Pleasantville Neighbors Decry Assisted Living Proposal

Maple Hill Road residents expressed quality of life concerns at a community meeting Wednesday.

Increased traffic, a polluted view and disrupted wildlife were among the major concerns expressed by Maple Hill Road residents who attended an informal meeting hosted by Benchmark Senior Living on Wednesday.

Representatives from the Massachusetts-based company invited locals who surround the United Methodist Church to a presentation about a proposal for a "high-end" 87-unit assisted senior living facility that would be built on the three-plus acres of currently vacant property adjacent to and owned by the church.

"As you know, the church is in very serious financial condition," Jack Purdy, president of the church's board of trustees said at the start of the hour-long meeting. "We must sell some or all [of the property] in order to finance our survival here."

Purdy said the church's leadership has been looking for a buyer that has a purpose in mind "consistent with our church charter" and "which fits in the neighborhood."

Benchmark is currently in contract with the church for the purchase of the property.

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While Purdy defended the idea of an assisted living facility on the property, the area residents who spoke out throughout the meeting felt differently.

"How is this different than a hospital?" inquired one woman, who said she doesn't live in the immediate neighborhood, but sympathized with others at the meeting.

"I don't like this at all," another man chimed in, prompting murmurs of agreement throughout the church hall. "I should tell you that now."

Anthony Guccione, an architect with John Meyer Consulting, said the proposed 24,000-square-foot building would come with 61 parking spaces, but only 30 employees would be at any given time.

Given that few residents would likely drive, the building would be "a very low generator of traffic," Guccione stated.

According to Benchmark's Director of Project Management Bill Cook, 87 is the average age of the company's residents across its 47 properties in Connecticut, Vermont, New Hampshire, Massachusetts, Rhode Island and Maine. This property would be the company's first in New York State.

Theresa Scuccimarri, a Maple Hill Road resident, said she was concerned about the wildlife in the area.

"I am an animal lover," she said. "I have deer that visit me every morning. What are you going to do about the deer? You are ruining their natural habitat."

David Steinmetz of Zarin & Steinmetz, the law firm representing Benchmark, reiterated throughout the evening, "Nothing has been filed with the Village of Pleasantville [yet]."

He noted the village must lawfully require developers to undergo studies such as environmental impact and traffic studies before granting approval.

The current proposal calls to maintain the two curb cuts on Maple Hill Road. Guccione said access via Route 117 rather than the all-residential street had not been considered yet.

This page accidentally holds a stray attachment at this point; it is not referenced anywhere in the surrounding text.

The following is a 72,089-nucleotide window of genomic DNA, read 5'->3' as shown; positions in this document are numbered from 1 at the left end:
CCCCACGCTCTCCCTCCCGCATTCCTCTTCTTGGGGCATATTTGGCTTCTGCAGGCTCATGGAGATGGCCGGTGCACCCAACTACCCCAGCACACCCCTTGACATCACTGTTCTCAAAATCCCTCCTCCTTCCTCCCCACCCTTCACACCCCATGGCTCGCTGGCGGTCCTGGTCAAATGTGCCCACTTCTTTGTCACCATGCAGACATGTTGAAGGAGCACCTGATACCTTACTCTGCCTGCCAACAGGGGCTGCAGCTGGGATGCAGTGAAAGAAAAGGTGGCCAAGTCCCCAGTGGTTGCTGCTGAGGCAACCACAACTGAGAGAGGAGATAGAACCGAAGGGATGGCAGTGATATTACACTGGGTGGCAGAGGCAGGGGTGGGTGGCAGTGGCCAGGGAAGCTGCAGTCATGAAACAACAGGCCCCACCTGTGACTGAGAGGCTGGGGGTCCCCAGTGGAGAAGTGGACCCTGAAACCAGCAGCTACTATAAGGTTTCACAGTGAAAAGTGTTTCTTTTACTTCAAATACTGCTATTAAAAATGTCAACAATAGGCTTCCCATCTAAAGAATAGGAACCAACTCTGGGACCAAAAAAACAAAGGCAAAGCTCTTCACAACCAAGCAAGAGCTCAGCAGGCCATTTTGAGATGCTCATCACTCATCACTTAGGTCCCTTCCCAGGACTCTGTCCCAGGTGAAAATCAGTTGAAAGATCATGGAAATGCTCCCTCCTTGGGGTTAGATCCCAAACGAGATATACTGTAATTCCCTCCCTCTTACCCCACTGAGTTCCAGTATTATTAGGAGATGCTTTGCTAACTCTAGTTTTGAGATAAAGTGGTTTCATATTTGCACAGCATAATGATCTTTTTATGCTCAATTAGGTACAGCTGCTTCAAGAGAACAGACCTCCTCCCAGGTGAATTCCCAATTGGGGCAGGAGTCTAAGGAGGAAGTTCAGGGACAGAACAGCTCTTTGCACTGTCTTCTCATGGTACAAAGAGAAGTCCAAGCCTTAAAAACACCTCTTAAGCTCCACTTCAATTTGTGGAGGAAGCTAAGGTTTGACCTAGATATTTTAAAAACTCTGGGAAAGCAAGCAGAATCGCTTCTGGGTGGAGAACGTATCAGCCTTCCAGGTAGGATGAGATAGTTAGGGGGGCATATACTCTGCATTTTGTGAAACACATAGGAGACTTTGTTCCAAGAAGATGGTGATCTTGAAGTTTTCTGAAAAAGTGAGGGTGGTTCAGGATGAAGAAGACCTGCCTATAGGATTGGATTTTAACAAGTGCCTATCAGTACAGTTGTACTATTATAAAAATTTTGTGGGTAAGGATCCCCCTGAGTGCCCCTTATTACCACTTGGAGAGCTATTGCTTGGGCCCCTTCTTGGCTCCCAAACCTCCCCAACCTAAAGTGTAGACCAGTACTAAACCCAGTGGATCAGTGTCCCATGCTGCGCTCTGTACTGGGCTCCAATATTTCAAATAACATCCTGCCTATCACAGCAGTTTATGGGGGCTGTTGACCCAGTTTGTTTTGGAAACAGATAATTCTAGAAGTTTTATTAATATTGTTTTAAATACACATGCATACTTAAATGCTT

Monica Strobel, a 34-year resident Maple Hill Road, asked whether Benchmark would ever consider expanding its facility, if approved.

"Bigger is not necessarily better," said Cook.

Residents were also critical of the high fees associated with Benchmark's typical residences—which Cook said usually run between $4,000 and $6,000. The company does not accept Medicare and Medicaid. This information prompted some residents to say they or their parents would "never" be able to afford to live in the Benchmark facility, contradicting Cook's claim that the company looks to place its residences in areas of high demand.

One resident said the facility would likely cause a decrease in property values for neighbors, which Guccione said would not be the case.

Another neighbor said many homes look down on the church property, giving them a view of homes and trees. The facility, she said, would taint the view with "a parking lot and truck deliveries."

"I go visit my parents at a facility like this, and when I go at night, the building is lit up like a Christmas tree," Strobel said, calling the proposal "visual pollution."

Residents seemed frustrated with the lack of answers to questions about traffic ("We are a walking community," Strobel noted) and environmental impacts, which Steinmetz reiterated would be answered during the village-led approval process.

One man, who said he has lived in the area for 30 years, even asked how much it would cost Benchmark not to build the facility.

"You are polluting my world," he said. "There's no benefit for us here, whatsoever." 

But the comment that led to the biggest outcry of the night came from a parishioner who stood up and asked, "How many of the neighbors from Maple Hill have ever gone in on that property? Your kids? How many have children who have used it as a playground? How many have children who have used it to drink beer, have sex and fire paintballs at our walls?"

Several residents shouted out, calling the woman's comments offensive.

"You are way out of line...very insulting," said Strobel.

Added Scuccimarri, "I think you are way out of line because the children on our block all grew up to be well-respected adults...what an insult!"

While Benchmark's representatives said they would look into many of the issues brought up by residents, as well as learn more about the potential impacts through the due diligence process in the village, neighbors seemed unconvinced at the end of the meeting.

"I understand there is a need for senior living," said Strobel, who later stated she was completely against the proposal, "but you are impacting our way of existence. You have to understand that this is significant to us."

The Benchmark team will share their proposal with the full Pleasantville board of trustees on Monday at an 8:30 p.m. work session.


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